According to Lapsley, Lacan was very concerned with this question of “Who is speaking and to whom?” (73). Dickinson might be speaking to herself when she says that death will take its time and offer peace and timelessness when she writes “Since then – ‘tis Centuries – and yet/Feels shorter than the day” in her ruminations. The Chariot has mythological associations as the vehicle that takes a person down the road of life, and these words might show that life was seen as something tedious for Dickinson, and perhaps shows a longing for the endless ride of immortality.

Something can also be gleaned from the idea of alienation and separation in this Dickinson poem. Dickinson is said to have lived her life separated from the outside world. This poem’s narrator does as well when “The Carriage held but just/Ourselves/And Immortality” she spends the remainder of the poem on the inside of the carriage looking out. We also can wonder if putting away her labors and leisure means losing her old identity, what people labeled her as, like when Lacan notes that “subjects often protest at the identity assigned to them” (75).

Through this psychoanalytic point of view, we can understand a bit more about Dickinson’s mind as she wrote this poem. She refers to an imaginary god-like death figure, was possibly working out repressed desires, working out her own feelings about her life and the death that awaits, and possibly felt separated or looked forward to a full separation of herself and the living world.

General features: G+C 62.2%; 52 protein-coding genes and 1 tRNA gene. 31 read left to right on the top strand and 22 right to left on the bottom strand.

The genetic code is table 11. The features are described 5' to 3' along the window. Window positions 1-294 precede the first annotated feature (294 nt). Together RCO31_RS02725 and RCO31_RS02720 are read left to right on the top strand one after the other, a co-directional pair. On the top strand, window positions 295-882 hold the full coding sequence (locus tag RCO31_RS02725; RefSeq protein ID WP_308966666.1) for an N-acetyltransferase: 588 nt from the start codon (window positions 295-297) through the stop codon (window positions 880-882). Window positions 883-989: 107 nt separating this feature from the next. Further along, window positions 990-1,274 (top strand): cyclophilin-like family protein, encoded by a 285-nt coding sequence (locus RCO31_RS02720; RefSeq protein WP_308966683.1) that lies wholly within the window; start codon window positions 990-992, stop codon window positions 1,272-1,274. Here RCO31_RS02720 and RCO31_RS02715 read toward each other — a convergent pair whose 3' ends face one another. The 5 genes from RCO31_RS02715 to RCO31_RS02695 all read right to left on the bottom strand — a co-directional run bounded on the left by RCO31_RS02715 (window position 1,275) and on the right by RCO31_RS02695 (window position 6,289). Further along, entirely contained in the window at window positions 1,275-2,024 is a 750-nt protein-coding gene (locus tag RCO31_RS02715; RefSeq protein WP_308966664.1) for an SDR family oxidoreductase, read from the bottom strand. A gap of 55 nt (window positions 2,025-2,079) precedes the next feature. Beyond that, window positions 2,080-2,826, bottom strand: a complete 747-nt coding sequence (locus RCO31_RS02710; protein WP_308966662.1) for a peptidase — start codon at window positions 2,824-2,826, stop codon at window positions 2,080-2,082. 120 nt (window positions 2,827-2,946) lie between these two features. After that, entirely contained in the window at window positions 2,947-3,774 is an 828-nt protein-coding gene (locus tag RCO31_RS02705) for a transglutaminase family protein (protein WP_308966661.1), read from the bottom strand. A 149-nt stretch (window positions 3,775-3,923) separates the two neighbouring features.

Ripe for Analysis

Written and Visual Rhetoric has proven to be a good class to exercise gabbing about some of my favorite interests: comics and Reddit.

Here’s a couple of response papers I wrote. Each student has to present on one of the chapters and I chose “Typography” and picked out three comics from my bookshelf. Two of them had handmade titles and I felt since much of the class has talked about mainstream advertising I felt I should use perhaps a more “mainstream” example like the new Avengers spinoff featuring the character Hawkeye.

You can read my Hawkeye review at Post Defiance and the Tacoma Ledger.

Found Analysis – Typography: Comic Covers


Summer Blonde, Fun with Milk & Cheese, and Hawkeye: My Life as a Weapon are three paperback collections of comic books originally released in a serialized magazine format. We’ll look at the typographical elements in their covers to analyze how readers get meaning or a feeling just from the title text by using David Machin’s Introduction to Multimodal Analysis and its chapter on typography (p. 83). These disparate examples are chosen specifically to highlight a difference between hand-created text and computer fonts, and to show how each have flourishes that tell a little about the stories within.